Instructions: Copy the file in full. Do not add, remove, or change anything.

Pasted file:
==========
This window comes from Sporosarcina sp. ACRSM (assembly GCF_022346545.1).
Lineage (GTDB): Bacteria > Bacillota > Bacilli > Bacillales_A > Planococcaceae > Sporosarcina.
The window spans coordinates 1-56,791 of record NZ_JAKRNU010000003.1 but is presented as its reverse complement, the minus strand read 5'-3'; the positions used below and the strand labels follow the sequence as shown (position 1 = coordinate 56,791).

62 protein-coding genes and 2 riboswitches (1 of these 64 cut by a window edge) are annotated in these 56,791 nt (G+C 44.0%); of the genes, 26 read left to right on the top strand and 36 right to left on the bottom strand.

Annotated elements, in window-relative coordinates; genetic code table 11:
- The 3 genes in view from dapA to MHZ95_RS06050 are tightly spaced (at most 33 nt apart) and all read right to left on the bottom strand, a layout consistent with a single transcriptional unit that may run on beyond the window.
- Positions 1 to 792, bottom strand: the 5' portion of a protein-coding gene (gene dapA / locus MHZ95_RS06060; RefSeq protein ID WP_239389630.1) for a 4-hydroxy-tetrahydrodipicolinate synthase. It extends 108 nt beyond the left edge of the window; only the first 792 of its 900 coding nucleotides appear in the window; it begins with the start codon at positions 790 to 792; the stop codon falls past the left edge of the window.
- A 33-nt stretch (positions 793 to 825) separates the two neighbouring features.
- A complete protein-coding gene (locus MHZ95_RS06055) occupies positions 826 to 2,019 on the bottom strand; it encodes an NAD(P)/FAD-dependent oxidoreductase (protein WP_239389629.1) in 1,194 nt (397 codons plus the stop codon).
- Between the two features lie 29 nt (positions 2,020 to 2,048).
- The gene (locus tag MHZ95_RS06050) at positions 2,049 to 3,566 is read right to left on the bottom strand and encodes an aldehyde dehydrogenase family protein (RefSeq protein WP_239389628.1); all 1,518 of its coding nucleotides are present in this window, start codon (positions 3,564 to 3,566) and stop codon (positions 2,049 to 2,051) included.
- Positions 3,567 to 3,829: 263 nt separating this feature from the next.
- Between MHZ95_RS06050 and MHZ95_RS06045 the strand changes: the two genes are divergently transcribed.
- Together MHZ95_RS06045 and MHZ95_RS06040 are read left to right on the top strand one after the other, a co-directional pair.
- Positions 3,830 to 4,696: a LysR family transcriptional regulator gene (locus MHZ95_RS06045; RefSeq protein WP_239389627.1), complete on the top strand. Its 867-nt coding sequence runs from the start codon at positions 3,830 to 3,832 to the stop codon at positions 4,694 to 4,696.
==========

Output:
This window comes from Sporosarcina sp. ACRSM (assembly GCF_022346545.1).
Lineage (GTDB): Bacteria > Bacillota > Bacilli > Bacillales_A > Planococcaceae > Sporosarcina.
The window spans coordinates 1-56,791 of record NZ_JAKRNU010000003.1 but is presented as its reverse complement, the minus strand read 5'-3'; the positions used below and the strand labels follow the sequence as shown (position 1 = coordinate 56,791).

62 protein-coding genes and 2 riboswitches (1 of these 64 cut by a window edge) are annotated in these 56,791 nt (G+C 44.0%); of the genes, 26 read left to right on the top strand and 36 right to left on the bottom strand.

Annotated elements, in window-relative coordinates; genetic code table 11:
- The 3 genes in view from dapA to MHZ95_RS06050 are tightly spaced (at most 33 nt apart) and all read right to left on the bottom strand, a layout consistent with a single transcriptional unit that may run on beyond the window.
- Positions 1 to 792, bottom strand: the 5' portion of a protein-coding gene (gene dapA / locus MHZ95_RS06060; RefSeq protein ID WP_239389630.1) for a 4-hydroxy-tetrahydrodipicolinate synthase. It extends 108 nt beyond the left edge of the window; only the first 792 of its 900 coding nucleotides appear in the window; it begins with the start codon at positions 790 to 792; the stop codon falls past the left edge of the window.
- A 33-nt stretch (positions 793 to 825) separates the two neighbouring features.
- A complete protein-coding gene (locus MHZ95_RS06055) occupies positions 826 to 2,019 on the bottom strand; it encodes an NAD(P)/FAD-dependent oxidoreductase (protein WP_239389629.1) in 1,194 nt (397 codons plus the stop codon).
- Between the two features lie 29 nt (positions 2,020 to 2,048).
- The gene (locus tag MHZ95_RS06050) at positions 2,049 to 3,566 is read right to left on the bottom strand and encodes an aldehyde dehydrogenase family protein (RefSeq protein WP_239389628.1); all 1,518 of its coding nucleotides are present in this window, start codon (positions 3,564 to 3,566) and stop codon (positions 2,049 to 2,051) included.
- Positions 3,567 to 3,829: 263 nt separating this feature from the next.
- Between MHZ95_RS06050 and MHZ95_RS06045 the strand changes: the two genes are divergently transcribed.
- Together MHZ95_RS06045 and MHZ95_RS06040 are read left to right on the top strand one after the other, a co-directional pair.
- Positions 3,830 to 4,696: a LysR family transcriptional regulator gene (locus MHZ95_RS06045; RefSeq protein WP_239389627.1), complete on the top strand. Its 867-nt coding sequence runs from the start codon at positions 3,830 to 3,832 to the stop codon at positions 4,694 to 4,696.